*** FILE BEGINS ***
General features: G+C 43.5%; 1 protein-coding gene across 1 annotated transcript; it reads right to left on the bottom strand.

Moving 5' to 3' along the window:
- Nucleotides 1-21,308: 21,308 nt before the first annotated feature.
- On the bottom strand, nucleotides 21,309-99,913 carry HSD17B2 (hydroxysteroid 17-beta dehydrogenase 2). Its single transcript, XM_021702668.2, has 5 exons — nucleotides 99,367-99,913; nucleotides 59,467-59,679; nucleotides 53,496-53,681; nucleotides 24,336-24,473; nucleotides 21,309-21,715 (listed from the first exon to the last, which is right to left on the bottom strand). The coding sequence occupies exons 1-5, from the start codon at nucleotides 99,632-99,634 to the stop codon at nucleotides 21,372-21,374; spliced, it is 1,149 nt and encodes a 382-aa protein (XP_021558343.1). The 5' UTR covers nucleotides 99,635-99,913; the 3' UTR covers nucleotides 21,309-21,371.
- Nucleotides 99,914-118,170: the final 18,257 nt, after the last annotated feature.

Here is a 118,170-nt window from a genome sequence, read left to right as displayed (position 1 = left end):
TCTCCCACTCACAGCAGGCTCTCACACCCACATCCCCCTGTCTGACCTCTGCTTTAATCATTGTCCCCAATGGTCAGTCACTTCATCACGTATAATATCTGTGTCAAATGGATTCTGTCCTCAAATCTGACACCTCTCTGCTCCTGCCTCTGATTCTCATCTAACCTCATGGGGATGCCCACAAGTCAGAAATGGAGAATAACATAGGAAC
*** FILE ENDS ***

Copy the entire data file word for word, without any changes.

General features: G+C 43.5%; 1 protein-coding gene across 1 annotated transcript; it reads right to left on the bottom strand.

Moving 5' to 3' along the window:
- Nucleotides 1-21,308: 21,308 nt before the first annotated feature.
- On the bottom strand, nucleotides 21,309-99,913 carry HSD17B2 (hydroxysteroid 17-beta dehydrogenase 2). Its single transcript, XM_021702668.2, has 5 exons — nucleotides 99,367-99,913; nucleotides 59,467-59,679; nucleotides 53,496-53,681; nucleotides 24,336-24,473; nucleotides 21,309-21,715 (listed from the first exon to the last, which is right to left on the bottom strand). The coding sequence occupies exons 1-5, from the start codon at nucleotides 99,632-99,634 to the stop codon at nucleotides 21,372-21,374; spliced, it is 1,149 nt and encodes a 382-aa protein (XP_021558343.1). The 5' UTR covers nucleotides 99,635-99,913; the 3' UTR covers nucleotides 21,309-21,371.
- Nucleotides 99,914-118,170: the final 18,257 nt, after the last annotated feature.

Here is a 118,170-nt window from a genome sequence, read left to right as displayed (position 1 = left end):
TCTCCCACTCACAGCAGGCTCTCACACCCACATCCCCCTGTCTGACCTCTGCTTTAATCATTGTCCCCAATGGTCAGTCACTTCATCACGTATAATATCTGTGTCAAATGGATTCTGTCCTCAAATCTGACACCTCTCTGCTCCTGCCTCTGATTCTCATCTAACCTCATGGGGATGCCCACAAGTCAGAAATGGAGAATAACATAGGAAC